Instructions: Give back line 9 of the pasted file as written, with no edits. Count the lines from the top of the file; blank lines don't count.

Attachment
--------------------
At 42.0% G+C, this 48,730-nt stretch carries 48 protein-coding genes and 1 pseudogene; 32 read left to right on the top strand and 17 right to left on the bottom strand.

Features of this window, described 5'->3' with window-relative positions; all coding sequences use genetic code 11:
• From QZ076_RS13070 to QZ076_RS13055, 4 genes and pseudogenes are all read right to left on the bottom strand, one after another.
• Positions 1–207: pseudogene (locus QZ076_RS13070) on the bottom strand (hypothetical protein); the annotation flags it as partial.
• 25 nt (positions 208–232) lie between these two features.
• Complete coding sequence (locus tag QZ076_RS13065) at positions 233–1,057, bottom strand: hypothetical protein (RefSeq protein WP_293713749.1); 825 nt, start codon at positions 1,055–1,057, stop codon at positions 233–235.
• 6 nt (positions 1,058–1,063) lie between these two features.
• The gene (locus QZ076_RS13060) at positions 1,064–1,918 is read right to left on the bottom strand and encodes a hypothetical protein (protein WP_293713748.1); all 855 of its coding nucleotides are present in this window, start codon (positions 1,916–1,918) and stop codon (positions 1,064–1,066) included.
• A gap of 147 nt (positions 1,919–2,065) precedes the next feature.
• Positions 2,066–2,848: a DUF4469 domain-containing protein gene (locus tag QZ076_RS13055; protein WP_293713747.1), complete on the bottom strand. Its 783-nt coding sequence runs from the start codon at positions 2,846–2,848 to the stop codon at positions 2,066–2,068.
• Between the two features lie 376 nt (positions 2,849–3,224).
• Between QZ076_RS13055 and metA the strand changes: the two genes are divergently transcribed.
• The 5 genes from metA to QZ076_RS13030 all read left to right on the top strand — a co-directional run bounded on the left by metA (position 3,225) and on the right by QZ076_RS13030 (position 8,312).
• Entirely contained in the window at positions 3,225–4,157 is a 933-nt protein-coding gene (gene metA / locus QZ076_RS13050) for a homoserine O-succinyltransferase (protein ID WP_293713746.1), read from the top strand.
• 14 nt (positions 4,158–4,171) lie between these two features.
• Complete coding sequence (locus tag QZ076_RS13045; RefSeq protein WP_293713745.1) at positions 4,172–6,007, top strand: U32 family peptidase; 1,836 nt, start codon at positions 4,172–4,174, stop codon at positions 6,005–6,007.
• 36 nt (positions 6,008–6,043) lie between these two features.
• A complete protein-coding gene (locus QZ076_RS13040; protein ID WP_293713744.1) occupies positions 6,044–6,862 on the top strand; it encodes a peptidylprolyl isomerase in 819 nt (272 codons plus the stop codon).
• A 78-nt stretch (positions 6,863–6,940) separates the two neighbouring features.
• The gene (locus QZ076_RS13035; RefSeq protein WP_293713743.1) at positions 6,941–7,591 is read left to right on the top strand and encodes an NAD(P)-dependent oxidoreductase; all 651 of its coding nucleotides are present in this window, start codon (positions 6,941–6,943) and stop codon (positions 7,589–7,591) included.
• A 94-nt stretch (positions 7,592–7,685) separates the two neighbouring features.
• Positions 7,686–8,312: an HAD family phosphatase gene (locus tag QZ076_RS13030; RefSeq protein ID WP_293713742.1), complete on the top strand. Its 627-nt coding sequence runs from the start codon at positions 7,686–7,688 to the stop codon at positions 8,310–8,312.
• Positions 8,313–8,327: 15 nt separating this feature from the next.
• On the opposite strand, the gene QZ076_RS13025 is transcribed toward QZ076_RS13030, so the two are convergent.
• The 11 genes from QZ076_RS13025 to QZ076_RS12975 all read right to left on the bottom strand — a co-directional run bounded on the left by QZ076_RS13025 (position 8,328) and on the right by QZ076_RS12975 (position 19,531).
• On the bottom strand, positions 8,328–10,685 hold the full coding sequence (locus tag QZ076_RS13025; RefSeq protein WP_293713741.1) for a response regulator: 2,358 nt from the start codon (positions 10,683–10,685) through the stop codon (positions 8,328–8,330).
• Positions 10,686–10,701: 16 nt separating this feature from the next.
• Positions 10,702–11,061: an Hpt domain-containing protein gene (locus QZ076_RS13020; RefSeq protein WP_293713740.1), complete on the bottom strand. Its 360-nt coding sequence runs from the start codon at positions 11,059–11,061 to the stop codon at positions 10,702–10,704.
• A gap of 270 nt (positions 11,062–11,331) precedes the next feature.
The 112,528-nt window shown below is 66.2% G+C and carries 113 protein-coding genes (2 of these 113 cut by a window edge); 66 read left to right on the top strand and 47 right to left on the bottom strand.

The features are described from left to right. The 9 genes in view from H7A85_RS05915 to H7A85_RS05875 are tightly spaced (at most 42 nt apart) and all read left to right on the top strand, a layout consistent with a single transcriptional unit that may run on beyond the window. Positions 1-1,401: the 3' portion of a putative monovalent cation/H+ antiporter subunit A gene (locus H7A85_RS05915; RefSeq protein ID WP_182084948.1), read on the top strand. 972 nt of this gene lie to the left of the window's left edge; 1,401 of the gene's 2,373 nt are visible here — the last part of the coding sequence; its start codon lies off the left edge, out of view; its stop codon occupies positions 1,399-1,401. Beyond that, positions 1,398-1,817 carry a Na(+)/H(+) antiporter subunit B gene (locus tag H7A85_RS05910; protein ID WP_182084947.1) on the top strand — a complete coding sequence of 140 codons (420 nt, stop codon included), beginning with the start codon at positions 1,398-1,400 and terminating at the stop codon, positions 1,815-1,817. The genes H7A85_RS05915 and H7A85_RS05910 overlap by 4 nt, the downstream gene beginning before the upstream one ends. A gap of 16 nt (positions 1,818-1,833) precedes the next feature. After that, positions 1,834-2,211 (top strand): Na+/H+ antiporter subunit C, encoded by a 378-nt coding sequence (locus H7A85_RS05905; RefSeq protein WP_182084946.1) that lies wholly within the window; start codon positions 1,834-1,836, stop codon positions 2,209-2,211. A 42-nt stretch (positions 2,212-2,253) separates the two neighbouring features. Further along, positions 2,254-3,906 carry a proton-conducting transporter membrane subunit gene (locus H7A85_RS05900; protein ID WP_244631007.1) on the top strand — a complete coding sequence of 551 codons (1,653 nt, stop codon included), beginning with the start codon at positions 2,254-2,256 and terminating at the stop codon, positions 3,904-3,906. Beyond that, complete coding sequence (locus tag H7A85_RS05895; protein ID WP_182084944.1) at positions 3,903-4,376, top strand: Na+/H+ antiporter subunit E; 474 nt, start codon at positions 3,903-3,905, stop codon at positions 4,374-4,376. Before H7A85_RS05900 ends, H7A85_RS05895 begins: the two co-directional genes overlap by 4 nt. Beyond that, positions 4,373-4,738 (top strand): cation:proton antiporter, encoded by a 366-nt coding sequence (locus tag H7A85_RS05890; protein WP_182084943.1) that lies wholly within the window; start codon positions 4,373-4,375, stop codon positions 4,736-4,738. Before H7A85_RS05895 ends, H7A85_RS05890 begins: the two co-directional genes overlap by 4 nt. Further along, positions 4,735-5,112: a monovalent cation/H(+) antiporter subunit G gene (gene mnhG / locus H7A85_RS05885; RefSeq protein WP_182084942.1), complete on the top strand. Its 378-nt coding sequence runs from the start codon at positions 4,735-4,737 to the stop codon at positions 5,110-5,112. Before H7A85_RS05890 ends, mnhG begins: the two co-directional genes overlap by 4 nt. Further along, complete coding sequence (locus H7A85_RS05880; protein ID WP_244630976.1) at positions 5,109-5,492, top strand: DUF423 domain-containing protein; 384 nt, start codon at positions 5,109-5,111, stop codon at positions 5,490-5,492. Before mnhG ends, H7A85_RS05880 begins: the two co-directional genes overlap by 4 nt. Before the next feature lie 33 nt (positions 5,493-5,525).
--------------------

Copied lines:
• A gap of 147 nt (positions 1,919–2,065) precedes the next feature.